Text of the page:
Xpress Reviews: Nonfiction | First Look at New Books, March 29, 2013

Week ending March 29, 2013

Bolton, Michael. The Soul of It All: My Music, My Life. Center Street. 2013. 352p. index. photogs. ISBN 9781455523658. $24.99. MUSIC
Pop singer and songwriter Bolton, who shot to the top of the charts in the late 1980s and 1990s, tells his story in this engagingly written and entertaining memoir. Bolton’s youth in Connecticut in the late 1960s and 1970s was spent living a hippie lifestyle, gigging with bands in clubs, eventually landing a few unsuccessful record deals before he finally achieved songwriting and singing success, a smash music video, Top 40 hits, and eight Grammy Awards. Bolton writes about the process of songwriting collaboration and working with artists as diverse as Cher, Luciano Pavarotti, and Bob Dylan, as well as touches upon his family and romantic relationships, a long-lasting and finally resolved copyright lawsuit brought by the Isley Brothers, and his extensive charitable work. Throughout the book, Bolton’s obvious passion for his art, devotion to singing and performing, and desire to give back comes across in his laid-back prose and winsome, conversational tone.
Verdict Fans of the singer will find the memoir a revealing look at Bolton’s life and career. Recommended.—James Collins, Morristown-Morris Twp. P.L., NJ

Drash, Wayne B. On These Courts: A Miracle Season That Changed a City, a Once-Future Star, and a Team Forever. Touchstone: S. & S. May 2013. 288p. photogs. index. ISBN 9781476710211. $25; ebk. ISBN 9781476710259. SPORTS
Anfernee “Penny” Hardaway was a Parade Magazine National High School Player of the Year in 1990 and Memphis State University All American who in just his second NBA season helped lead the Orlando Magic as far as the finals. After three more seasons as an All Star, injuries struck, and a few years later a diminished Hardaway retired in 2008. He had risen from the meanest streets of Memphis to stardom and wealth, but he left basketball without a championship. Drash (senior producer & staff writer, CNN.com) tells of Hardaway’s return to those Memphis streets to help coach a middle school team in its own quest for a state title. Along the way, Hardaway did far more, giving much-needed fatherly love and helping instill discipline among his players, as incidents at school involving them dropped and grades rose. As a bonus, owing to the team’s unifying effect on the neighborhood, rival gangs even declared a rare truce. Particularly impressive is that Hardaway did all this without an accompanying PR blitz.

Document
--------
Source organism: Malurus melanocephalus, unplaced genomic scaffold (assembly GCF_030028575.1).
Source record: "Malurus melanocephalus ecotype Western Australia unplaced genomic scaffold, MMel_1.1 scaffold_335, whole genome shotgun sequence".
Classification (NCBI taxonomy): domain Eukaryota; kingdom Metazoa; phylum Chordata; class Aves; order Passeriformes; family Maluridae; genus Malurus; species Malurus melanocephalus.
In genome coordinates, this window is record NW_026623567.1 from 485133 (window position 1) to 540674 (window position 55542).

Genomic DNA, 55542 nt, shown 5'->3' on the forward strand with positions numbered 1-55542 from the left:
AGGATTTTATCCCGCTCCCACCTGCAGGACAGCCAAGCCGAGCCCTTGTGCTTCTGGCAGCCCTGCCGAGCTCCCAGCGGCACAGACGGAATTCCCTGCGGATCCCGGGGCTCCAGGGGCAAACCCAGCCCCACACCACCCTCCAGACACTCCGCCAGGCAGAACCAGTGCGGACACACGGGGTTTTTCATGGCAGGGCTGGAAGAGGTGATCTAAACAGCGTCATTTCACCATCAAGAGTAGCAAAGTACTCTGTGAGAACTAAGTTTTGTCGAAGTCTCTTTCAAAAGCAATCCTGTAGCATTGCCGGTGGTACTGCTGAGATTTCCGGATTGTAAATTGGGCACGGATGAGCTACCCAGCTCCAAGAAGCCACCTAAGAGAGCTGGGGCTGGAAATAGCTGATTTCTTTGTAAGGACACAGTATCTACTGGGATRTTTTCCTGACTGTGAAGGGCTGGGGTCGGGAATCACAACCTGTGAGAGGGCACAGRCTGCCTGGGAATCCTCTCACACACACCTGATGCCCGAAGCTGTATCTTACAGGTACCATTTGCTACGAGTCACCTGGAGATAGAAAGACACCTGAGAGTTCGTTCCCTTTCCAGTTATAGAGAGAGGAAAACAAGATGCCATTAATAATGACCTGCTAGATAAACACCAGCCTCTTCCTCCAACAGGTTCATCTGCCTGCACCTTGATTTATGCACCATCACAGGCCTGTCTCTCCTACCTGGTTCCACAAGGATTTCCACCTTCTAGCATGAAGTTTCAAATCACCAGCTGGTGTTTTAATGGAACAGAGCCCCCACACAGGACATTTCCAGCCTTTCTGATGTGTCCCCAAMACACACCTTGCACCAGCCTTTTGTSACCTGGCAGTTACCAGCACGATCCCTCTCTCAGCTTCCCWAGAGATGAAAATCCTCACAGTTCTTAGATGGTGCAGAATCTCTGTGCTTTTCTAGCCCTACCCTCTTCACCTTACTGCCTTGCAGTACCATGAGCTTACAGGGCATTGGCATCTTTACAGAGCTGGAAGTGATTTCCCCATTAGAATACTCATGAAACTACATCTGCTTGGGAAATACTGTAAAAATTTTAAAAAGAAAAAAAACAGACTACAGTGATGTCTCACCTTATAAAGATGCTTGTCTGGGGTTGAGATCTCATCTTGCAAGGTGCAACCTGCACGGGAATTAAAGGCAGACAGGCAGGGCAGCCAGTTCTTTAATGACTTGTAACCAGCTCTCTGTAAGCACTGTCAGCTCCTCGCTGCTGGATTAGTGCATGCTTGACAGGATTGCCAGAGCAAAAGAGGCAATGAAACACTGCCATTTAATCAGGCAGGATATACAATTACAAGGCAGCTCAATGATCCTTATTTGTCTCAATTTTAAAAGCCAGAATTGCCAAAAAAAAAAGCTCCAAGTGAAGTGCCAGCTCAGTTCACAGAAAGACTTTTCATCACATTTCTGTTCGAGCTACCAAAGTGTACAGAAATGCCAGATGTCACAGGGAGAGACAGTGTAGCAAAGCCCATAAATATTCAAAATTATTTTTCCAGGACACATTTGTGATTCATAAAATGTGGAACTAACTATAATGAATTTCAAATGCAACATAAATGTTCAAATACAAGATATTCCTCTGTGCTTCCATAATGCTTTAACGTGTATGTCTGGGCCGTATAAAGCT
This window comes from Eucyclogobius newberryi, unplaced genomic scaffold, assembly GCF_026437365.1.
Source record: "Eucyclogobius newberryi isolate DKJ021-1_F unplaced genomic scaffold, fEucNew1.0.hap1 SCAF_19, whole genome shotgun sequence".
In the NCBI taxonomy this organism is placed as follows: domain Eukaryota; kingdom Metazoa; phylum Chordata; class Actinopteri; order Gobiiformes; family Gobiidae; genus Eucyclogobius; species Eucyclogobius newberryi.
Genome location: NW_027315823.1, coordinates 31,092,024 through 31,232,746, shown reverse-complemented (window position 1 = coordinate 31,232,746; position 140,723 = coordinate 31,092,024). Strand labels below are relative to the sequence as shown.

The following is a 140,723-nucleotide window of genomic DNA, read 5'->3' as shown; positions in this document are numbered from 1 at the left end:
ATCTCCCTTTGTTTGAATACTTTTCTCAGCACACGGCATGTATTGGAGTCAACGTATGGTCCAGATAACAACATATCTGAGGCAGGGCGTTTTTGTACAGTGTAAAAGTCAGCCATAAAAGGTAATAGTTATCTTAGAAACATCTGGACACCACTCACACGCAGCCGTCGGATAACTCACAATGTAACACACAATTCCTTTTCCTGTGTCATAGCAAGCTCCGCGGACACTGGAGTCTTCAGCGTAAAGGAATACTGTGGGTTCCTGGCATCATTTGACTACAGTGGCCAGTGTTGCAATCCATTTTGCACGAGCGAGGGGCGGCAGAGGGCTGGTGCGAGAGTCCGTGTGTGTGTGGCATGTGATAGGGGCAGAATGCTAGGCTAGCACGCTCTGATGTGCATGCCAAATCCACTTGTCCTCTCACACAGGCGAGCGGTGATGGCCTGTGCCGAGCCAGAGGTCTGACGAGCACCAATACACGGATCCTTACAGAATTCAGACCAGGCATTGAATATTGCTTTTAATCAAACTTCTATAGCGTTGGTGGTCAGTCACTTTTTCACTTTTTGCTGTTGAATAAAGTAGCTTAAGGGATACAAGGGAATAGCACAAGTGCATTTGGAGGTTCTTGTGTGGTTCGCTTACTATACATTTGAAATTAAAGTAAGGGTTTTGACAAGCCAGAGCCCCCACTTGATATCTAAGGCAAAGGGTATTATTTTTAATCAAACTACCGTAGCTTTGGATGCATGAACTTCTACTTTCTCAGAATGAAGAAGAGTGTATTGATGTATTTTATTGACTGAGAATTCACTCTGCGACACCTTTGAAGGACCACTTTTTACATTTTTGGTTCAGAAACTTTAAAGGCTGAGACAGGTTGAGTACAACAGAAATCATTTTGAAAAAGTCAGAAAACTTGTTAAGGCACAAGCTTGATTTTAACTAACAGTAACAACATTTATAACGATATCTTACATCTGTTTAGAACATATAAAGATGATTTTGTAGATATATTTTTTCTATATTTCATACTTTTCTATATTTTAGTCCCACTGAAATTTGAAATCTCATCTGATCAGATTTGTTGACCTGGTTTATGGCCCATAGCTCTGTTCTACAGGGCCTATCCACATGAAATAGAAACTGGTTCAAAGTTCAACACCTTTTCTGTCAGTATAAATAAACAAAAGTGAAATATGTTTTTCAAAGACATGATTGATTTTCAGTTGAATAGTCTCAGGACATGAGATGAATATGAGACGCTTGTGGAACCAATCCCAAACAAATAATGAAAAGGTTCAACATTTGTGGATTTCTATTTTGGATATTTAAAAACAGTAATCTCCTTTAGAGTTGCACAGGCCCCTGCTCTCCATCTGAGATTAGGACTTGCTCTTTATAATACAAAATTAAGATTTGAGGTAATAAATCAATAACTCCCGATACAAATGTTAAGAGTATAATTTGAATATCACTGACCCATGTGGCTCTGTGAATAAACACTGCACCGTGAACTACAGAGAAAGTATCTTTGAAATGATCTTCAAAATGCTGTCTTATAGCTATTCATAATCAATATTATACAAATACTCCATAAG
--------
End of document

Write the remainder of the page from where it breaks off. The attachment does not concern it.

Verdict Recommended not just to NBA fans but to fans of uplifting sports stories and those who cling to the belief that social change really can be effected, even if only a little at a time.—Jim Burns, Jacksonville P.L., FL

Jahanbegloo, Ramin. The Gandhian Moment. Harvard Univ. Mar. 2013. 208p. notes. bibliog. index. ISBN 9780674065956. $24.95. HIST
Jahanbegloo (Islamic studies, York Univ., Toronto) has written a tightly focused examination of Gandhi’s philosophy and politics, emphasizing his central reliance in advocating nonviolence to challenge injustice and tyranny. Motivated by the need to end colonial rule in India, Gandhi drew on Hindu thought to assert the primacy of moral duty over individual rights. Yet he rejected Hindu chauvinism and promoted pluralism and inclusion to reach out to other communities in India, especially Muslims. As well as carefully analyzing Gandhi’s shaping of separate principles into a coherent view, Jahanbegloo demonstrates the continuing impact of Gandhian thought outside India, particularly upon Martin Luther King Jr.’s civil rights leadership, Nelson Mandela’s successful challenge to apartheid, and the spread of nonviolent demonstrations against repressive regions throughout the Middle East during the Arab Spring. Perhaps surprising to American readers, Jahanbegloo highlights Muslim leaders in the Indian independence movement who integrated Gandhian nonviolence into Islamic thought, contrary to recent claims that Islam is inherently violent or terrorist.
Verdict This complex and serious analysis will interest readers willing to think rigorously about political philosophy and options for change in today’s world.—Elizabeth Hayford, formerly with Associated Coll. of the Midwest, Chicago

Lane, Maggie. Understanding Austen: Key Concepts in the Six Novels. Robert Hale. 2012. 208p. bibliog. ISBN 9780709090786. $24.95. LIT